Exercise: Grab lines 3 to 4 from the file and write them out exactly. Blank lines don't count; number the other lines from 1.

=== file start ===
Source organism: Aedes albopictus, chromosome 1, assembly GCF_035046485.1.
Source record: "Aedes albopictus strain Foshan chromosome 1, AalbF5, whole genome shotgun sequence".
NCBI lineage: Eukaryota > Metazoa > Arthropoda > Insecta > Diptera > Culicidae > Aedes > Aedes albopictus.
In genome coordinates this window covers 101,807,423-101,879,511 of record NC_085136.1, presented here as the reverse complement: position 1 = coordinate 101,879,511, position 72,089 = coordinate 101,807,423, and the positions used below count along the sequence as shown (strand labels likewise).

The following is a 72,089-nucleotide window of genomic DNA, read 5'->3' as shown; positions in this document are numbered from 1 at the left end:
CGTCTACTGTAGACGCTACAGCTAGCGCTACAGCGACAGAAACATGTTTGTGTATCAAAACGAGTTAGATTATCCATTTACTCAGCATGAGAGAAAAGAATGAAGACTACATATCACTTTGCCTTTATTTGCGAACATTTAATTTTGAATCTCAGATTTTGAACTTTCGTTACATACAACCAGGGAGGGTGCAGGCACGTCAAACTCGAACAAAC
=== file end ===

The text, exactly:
NCBI lineage: Eukaryota > Metazoa > Arthropoda > Insecta > Diptera > Culicidae > Aedes > Aedes albopictus.
In genome coordinates this window covers 101,807,423-101,879,511 of record NC_085136.1, presented here as the reverse complement: position 1 = coordinate 101,879,511, position 72,089 = coordinate 101,807,423, and the positions used below count along the sequence as shown (strand labels likewise).